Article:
That weight reduction doesn’t come with any sort of quality/comfort reduction. The toe is still a sturdy patent leather piece and there is ample cushioning for your ankles and Achilles in this shoe. Zoom Air is featured in the forefoot and Max Air with a visible bubble is featured in the heel.

The sole also stood out to me. Here’s the technical jargon from Eastbay: “The sole is made with solid rubber and designed with a modified elephant crackle pattern for multidirectional traction on a variety of surfaces.” I not only used this shoe for basketball, but I also took it to my athletic conditioning class, which consists of sprints among other things, so change of direction was important going from one end of the court to the other. The grip was outstanding. I can’t speak to how it handles outdoors, but my experience playing ball and running on a basketball court showed me they were up to the task.

As for sizing, these run true to size based on my experience. If you wear a 9 in the Zoom Kobe VI, you’d wear a 9 in these, too.

If I could tweak two things, it would be design and presentation. First, on design, this isn’t like ZigSlash-type design criticism, but I don’t think people were falling over themselves to pick this one up based on looks. Despite being light, it still looked sort of bulky to me, something not really fitting Wade’s style. Curious to see what the future looks like for Wade and Jordan Brand’s designers. Second, the presentation. If you’re Jordan Brand and you’re pushing Wade as arguably your marquee guy these days, shouldn’t the presentation of his first sig involve more than the standard gray and black JB box? Between these two elements, I thought they missed a chance to really make a splash. (Also, we could talk about when these were rolled out in the scheme of things for general release, but I don’t know what kind of politics go into the release calendar at Jordan Brand, so maybe there was a perfectly good reason.)

All four colorways of the Jordan Fly Wade are still available from Nike for retail price of $140. Click here to check them out. You can also customize them on NIKEiD and really create some sharp designs, so be sure to play with that option, too, if you think the shoe is right but just aren’t feeling the general releases.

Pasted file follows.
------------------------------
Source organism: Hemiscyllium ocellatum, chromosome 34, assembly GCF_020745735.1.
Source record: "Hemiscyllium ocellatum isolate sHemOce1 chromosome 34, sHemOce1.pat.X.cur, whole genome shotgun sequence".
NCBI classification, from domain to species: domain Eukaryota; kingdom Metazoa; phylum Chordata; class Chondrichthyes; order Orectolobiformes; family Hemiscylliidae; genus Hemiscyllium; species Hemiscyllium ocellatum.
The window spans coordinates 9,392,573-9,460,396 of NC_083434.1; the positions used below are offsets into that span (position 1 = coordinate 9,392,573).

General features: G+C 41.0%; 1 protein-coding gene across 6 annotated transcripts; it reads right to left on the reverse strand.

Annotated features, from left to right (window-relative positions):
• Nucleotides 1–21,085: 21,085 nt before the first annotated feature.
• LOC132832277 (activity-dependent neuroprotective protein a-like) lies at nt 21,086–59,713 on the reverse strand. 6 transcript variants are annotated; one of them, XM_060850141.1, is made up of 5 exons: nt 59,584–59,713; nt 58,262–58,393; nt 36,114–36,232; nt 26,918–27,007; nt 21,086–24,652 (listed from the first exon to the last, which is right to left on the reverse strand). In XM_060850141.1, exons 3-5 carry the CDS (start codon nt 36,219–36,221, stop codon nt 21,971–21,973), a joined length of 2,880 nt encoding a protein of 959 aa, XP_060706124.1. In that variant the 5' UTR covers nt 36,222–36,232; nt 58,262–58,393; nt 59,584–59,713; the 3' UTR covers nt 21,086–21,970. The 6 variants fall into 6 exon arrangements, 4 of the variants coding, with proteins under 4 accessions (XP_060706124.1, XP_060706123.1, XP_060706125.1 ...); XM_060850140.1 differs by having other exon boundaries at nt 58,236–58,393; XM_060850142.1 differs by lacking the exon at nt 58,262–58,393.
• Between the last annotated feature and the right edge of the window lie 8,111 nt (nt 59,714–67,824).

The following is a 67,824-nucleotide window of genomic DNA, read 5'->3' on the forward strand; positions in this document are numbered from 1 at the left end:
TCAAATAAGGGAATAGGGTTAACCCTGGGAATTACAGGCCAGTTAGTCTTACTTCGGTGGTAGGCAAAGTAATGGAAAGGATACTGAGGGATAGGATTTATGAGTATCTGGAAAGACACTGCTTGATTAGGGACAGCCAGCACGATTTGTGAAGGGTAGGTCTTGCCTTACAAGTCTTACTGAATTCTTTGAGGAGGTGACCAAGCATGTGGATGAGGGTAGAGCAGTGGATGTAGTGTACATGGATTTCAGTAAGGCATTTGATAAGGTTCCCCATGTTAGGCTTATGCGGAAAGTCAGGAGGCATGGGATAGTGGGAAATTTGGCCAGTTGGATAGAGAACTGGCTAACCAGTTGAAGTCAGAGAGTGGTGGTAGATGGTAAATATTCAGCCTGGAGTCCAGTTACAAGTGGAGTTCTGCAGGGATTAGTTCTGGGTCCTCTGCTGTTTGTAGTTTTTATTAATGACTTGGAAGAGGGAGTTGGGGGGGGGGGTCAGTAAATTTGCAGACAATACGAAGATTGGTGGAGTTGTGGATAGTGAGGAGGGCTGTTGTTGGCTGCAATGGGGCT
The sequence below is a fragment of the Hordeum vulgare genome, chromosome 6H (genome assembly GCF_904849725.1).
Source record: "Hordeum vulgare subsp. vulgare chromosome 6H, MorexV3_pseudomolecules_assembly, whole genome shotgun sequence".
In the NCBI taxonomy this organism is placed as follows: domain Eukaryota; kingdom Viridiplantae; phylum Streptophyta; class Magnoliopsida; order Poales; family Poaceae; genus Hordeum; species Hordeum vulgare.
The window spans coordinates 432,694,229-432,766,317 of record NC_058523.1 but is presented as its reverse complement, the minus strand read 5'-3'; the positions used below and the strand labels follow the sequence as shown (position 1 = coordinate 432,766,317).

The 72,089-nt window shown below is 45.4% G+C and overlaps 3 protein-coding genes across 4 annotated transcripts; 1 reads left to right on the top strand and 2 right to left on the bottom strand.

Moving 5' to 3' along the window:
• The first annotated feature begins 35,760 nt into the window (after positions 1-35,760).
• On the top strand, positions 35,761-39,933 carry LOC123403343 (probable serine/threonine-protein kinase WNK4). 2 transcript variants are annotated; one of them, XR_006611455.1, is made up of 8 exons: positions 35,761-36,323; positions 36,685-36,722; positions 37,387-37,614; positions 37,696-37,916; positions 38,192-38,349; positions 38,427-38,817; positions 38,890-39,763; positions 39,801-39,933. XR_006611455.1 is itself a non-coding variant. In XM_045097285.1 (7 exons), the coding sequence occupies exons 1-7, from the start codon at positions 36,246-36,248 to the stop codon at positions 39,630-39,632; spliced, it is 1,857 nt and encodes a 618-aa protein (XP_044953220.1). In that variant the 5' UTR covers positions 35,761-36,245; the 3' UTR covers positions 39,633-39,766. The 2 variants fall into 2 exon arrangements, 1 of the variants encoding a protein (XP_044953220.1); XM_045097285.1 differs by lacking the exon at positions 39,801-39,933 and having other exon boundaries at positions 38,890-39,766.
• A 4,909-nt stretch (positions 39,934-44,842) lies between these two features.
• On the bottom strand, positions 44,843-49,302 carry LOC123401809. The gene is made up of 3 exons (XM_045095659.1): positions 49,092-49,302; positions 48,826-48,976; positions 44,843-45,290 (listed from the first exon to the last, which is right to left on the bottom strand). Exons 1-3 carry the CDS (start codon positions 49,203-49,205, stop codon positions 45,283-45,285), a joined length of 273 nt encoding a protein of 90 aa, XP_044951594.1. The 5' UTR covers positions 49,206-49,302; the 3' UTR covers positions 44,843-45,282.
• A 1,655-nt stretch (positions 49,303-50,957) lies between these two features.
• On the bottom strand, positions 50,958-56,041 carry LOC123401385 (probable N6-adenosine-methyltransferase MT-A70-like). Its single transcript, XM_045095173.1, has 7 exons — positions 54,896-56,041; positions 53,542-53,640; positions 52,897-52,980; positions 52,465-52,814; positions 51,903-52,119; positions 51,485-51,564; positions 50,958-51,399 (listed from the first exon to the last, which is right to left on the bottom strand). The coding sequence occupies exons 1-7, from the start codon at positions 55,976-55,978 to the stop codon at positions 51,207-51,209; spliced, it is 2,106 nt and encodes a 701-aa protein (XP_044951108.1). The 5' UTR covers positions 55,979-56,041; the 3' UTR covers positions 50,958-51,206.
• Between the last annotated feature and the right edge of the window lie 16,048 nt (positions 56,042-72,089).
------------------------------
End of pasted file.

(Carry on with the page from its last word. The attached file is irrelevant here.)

Next up (in hoops): Jordan Fly Wade

I’ve been playing in (and loving) the Zoom Kobe VI, but courtesy of Jordan Brand, I’ve got the chance to check out the Jordan Fly Wade. I’ve been really looking forward to this. I was intrigued that they were able to make a slightly lighter performance shoe. It’s not an ultra-light along the lines of the ZK VI, but at 13.7 oz, it’s a big step forward. Zoom Air is in the forefoot and Max Air is in the heel. They’re also using a seamless style that helps cut down on weight. Much as it pains me to put the ZK VI on the shelf for a bit, I’m looking forward to putting this pair of kicks through its paces. Anyone gone out to get the Fly Wade in its first week or two on the market? (Oh, and in case you haven’t seen, it’s available on NIKEiD.com, and it gives you some pretty great options.)







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Wrapping up the Jordan Brand Classic


The Jordan Brand Classic weekend wrapped up Saturday night and although I’ve been obnoxiously tweeting/Facebook sharing my work this week, I thought I’d group it all in one location to check out, in case you missed anything.

Stories

Quincy Miller surprised by Perry Jones’ decision

Tony Wroten, Jr.: The next in a long line of Seattle guards with swag

Jordan Brand Classic players get a taste of NASCAR at Joe Gibbs Racing

Jordan Brand Classic players bowl, play video games and hang with celebs

It’s not all partying: Players give back visiting school kids, sick children

Canadian phenom Andrew Wiggins’ game continues to grow

Bigs dominate 10th anniversary Jordan Brand Classic

Videos

Visit at Presbyterian Hospital with kids

Myck Kabongo gets stuck in a NASCAR stock car

Jordan Classic players kick back with Jadakiss

Jordan Classic players tour Joe Gibbs Racing

I hope everyone enjoyed the coverage this week. I spent a little bit of time talking sneakers with the guys, but not enough to come up with a big post. Talked with Quincy Miller about our love of XIs. Talked with Tony Wroten and Marquis Teague about the 2011s the guys played in — they liked them — and Teague even let me take a picture of the cool custom job that was done for the players, getting their initials on the tongue. Check it out here.